Key archives in environmental and past climate research are buried in soft sediment but investigations are often hampered by the lack of continuous, complete and undisturbed samples. We have developed the new core-drilling instrument Hipercorig to overcome these issues and we have tested this tool successfully on the perialpine Lakes Mondsee and Constance at up to 204 m water depths and down to 64 m core length.
Hipercorig comprises a hydraulically hammered down-the-hole piston coring system capable to reach up to 100 m core length in up to 200 m water depths. The well-proven piston system ensures high-quality intact cores while the hydraulic hammer drive allows penetrating hard-layers such as sand, gravel or tephra. The piston-hammer system, casing string and ground plate is connected via Kevlar ropes to a coring rig and deployment is controlled via underwater cameras. For lake, estuarine and shallow marine projects buoyance and working space is provided through a barge with four anchors and winches. The complete system is consisting of modular elements to be shipped in four 20-foot-containers including two boats and outboard motors. Hipercorig allows for about 10 m rate of penetration per shift and produces 7.5 cm cores in 2 m long core runs.
A first deployment on Lake Mondsee to initially test and modify Hipercorig recovered 64 m sediment core from glacial tills. A follow on shake-down cruise on Lake Constance served as deep-water trial and to sample so far unearthed pre-Holocene strata below about 12 m sediment depth. Coring was performed in summer 2019 in 204 m water depth, 2 km SSW of Hagnau, Germany. The site is located close to the deepest part of this basin with best possible preservation of a continuous and undisturbed depositional record. Two sediment cores of 24 and 20.5 mblf were retrieved and complemented by three 2-m-long surface cores. The uppermost 11 m of sediments consist of Holocene lacustrine clays with increasing intercalations of silt, while late Quaternary glacial sands dominate below 11 m. The piston coring device was modified to allow for penetrating these rigid sand layers, but the sands slowed down core recovery and caused core loss of ~15 cm at the end of each core run but overlapping coring was used to compensate the loss. While samples for microbiology have been taken immediately, core opening, description, and sampling will be performed at Bern University, Switzerland, in October 2019.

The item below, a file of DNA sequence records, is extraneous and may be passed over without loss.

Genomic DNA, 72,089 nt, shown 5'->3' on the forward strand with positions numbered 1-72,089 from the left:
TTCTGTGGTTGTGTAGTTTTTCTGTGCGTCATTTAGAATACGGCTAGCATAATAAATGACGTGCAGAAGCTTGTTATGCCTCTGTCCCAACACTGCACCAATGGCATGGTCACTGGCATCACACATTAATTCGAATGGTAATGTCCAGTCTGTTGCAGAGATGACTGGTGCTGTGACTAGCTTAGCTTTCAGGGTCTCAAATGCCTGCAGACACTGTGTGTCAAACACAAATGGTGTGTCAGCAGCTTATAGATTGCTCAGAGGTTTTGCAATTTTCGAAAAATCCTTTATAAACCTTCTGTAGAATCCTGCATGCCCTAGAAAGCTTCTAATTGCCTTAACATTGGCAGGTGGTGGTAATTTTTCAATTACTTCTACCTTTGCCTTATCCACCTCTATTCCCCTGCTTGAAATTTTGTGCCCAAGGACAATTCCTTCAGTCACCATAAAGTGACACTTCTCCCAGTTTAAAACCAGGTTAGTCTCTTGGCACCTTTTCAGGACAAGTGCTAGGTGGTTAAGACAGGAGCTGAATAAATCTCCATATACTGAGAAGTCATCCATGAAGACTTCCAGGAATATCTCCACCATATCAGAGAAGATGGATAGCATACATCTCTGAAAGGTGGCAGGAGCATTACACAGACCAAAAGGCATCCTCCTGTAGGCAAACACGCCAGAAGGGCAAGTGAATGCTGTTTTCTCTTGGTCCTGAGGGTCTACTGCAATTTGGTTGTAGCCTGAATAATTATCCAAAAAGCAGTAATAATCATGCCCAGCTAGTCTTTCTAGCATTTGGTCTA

Currently Hipercorig receives final upgrades for safety and flexibility so that the whole system will be available from spring 2020 on for scientific coring projects on a non-for-profit base to teams with funded research projects. They will have to raise transport and operations costs as well as a maintenance fee that will serve to sustain the tool. The German Scientific Earth Probing Consortium GESEP will provide an oversight board to prioritize projects and support projects in implementation.
How to cite: Harms, U., Raschke, U., Schwalb, A., and Wittig, V.: Lake Constance sediments recovered using novel piston coring system, EGU General Assembly 2020, Online, 4–8 May 2020, EGU2020-13070, https://doi.org/10.5194/egusphere-egu2020-13070, 2020.
Chikyu Shallow Core Program (SCORE) is a short and shallow ocean drilling program arranged by Japan Drilling Earth Science Consortium (J-DESC), Japan. SCORE provides opportunities for scientific ocean drilling test and project which can complete in a short period of time by using the ocean drilling vessel D/V Chikyu except for IODP expedition period. The title of this project is “Enigmatic recurrence pattern of Tokai earthquake in Nankai Trough, southwest Japan: the link between great earthquakes and ridge subduction”. The objective of our program is to investigate the past earthquake occurrence from a continuous sedimentary sequence at a local tectonic basin (i.e., Kanasunose Trough) in Nankai Trough. The target of this drilling program is to find an enigmatic recurrence pattern of Tokai earthquake in Nankai Trough, southwest Japan. Hydraulic Piston Coring System (HPCS) of the ocean drilling vessel (D/V) Chikyu can provide an opportunity to obtain an excellent long and continuous sedimentary record to unravel the earthquake recurrence pattern of this study area.